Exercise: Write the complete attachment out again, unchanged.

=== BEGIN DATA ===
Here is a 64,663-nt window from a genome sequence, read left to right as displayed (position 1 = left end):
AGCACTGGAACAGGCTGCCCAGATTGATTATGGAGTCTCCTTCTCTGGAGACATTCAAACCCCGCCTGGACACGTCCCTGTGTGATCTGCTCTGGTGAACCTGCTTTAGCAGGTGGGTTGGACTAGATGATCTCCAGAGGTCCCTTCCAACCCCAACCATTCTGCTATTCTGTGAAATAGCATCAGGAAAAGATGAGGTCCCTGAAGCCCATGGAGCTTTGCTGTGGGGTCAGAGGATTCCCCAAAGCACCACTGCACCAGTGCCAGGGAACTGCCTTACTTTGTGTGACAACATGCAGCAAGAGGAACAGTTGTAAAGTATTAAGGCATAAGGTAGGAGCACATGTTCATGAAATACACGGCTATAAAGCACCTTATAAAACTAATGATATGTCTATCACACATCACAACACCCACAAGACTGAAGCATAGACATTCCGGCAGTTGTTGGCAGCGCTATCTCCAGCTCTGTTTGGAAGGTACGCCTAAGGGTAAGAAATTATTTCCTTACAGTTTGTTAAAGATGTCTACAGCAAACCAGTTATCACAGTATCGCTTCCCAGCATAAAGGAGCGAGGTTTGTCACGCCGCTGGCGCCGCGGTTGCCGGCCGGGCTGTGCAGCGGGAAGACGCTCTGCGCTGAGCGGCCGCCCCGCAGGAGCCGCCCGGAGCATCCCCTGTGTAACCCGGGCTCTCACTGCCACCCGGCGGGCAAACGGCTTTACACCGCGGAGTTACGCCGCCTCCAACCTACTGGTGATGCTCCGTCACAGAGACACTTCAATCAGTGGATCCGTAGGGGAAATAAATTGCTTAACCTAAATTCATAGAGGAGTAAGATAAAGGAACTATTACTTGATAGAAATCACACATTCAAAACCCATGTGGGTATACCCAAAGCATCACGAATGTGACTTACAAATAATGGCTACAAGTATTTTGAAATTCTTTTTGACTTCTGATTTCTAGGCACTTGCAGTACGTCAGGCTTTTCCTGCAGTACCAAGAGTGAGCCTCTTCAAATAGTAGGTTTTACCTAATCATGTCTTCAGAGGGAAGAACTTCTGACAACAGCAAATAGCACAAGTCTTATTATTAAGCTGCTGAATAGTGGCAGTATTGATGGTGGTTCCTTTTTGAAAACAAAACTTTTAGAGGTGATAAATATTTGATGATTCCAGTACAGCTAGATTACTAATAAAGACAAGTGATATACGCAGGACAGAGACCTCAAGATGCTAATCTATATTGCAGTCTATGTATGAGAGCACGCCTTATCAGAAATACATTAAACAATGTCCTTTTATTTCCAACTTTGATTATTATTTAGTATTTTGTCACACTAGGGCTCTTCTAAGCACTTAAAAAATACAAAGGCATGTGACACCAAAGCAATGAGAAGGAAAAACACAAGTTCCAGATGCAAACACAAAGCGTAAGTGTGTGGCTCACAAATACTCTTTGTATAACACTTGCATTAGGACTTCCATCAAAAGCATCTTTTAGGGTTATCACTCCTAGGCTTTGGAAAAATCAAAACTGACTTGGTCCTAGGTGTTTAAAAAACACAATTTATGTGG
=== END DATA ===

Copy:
Here is a 64,663-nt window from a genome sequence, read left to right as displayed (position 1 = left end):
AGCACTGGAACAGGCTGCCCAGATTGATTATGGAGTCTCCTTCTCTGGAGACATTCAAACCCCGCCTGGACACGTCCCTGTGTGATCTGCTCTGGTGAACCTGCTTTAGCAGGTGGGTTGGACTAGATGATCTCCAGAGGTCCCTTCCAACCCCAACCATTCTGCTATTCTGTGAAATAGCATCAGGAAAAGATGAGGTCCCTGAAGCCCATGGAGCTTTGCTGTGGGGTCAGAGGATTCCCCAAAGCACCACTGCACCAGTGCCAGGGAACTGCCTTACTTTGTGTGACAACATGCAGCAAGAGGAACAGTTGTAAAGTATTAAGGCATAAGGTAGGAGCACATGTTCATGAAATACACGGCTATAAAGCACCTTATAAAACTAATGATATGTCTATCACACATCACAACACCCACAAGACTGAAGCATAGACATTCCGGCAGTTGTTGGCAGCGCTATCTCCAGCTCTGTTTGGAAGGTACGCCTAAGGGTAAGAAATTATTTCCTTACAGTTTGTTAAAGATGTCTACAGCAAACCAGTTATCACAGTATCGCTTCCCAGCATAAAGGAGCGAGGTTTGTCACGCCGCTGGCGCCGCGGTTGCCGGCCGGGCTGTGCAGCGGGAAGACGCTCTGCGCTGAGCGGCCGCCCCGCAGGAGCCGCCCGGAGCATCCCCTGTGTAACCCGGGCTCTCACTGCCACCCGGCGGGCAAACGGCTTTACACCGCGGAGTTACGCCGCCTCCAACCTACTGGTGATGCTCCGTCACAGAGACACTTCAATCAGTGGATCCGTAGGGGAAATAAATTGCTTAACCTAAATTCATAGAGGAGTAAGATAAAGGAACTATTACTTGATAGAAATCACACATTCAAAACCCATGTGGGTATACCCAAAGCATCACGAATGTGACTTACAAATAATGGCTACAAGTATTTTGAAATTCTTTTTGACTTCTGATTTCTAGGCACTTGCAGTACGTCAGGCTTTTCCTGCAGTACCAAGAGTGAGCCTCTTCAAATAGTAGGTTTTACCTAATCATGTCTTCAGAGGGAAGAACTTCTGACAACAGCAAATAGCACAAGTCTTATTATTAAGCTGCTGAATAGTGGCAGTATTGATGGTGGTTCCTTTTTGAAAACAAAACTTTTAGAGGTGATAAATATTTGATGATTCCAGTACAGCTAGATTACTAATAAAGACAAGTGATATACGCAGGACAGAGACCTCAAGATGCTAATCTATATTGCAGTCTATGTATGAGAGCACGCCTTATCAGAAATACATTAAACAATGTCCTTTTATTTCCAACTTTGATTATTATTTAGTATTTTGTCACACTAGGGCTCTTCTAAGCACTTAAAAAATACAAAGGCATGTGACACCAAAGCAATGAGAAGGAAAAACACAAGTTCCAGATGCAAACACAAAGCGTAAGTGTGTGGCTCACAAATACTCTTTGTATAACACTTGCATTAGGACTTCCATCAAAAGCATCTTTTAGGGTTATCACTCCTAGGCTTTGGAAAAATCAAAACTGACTTGGTCCTAGGTGTTTAAAAAACACAATTTATGTGG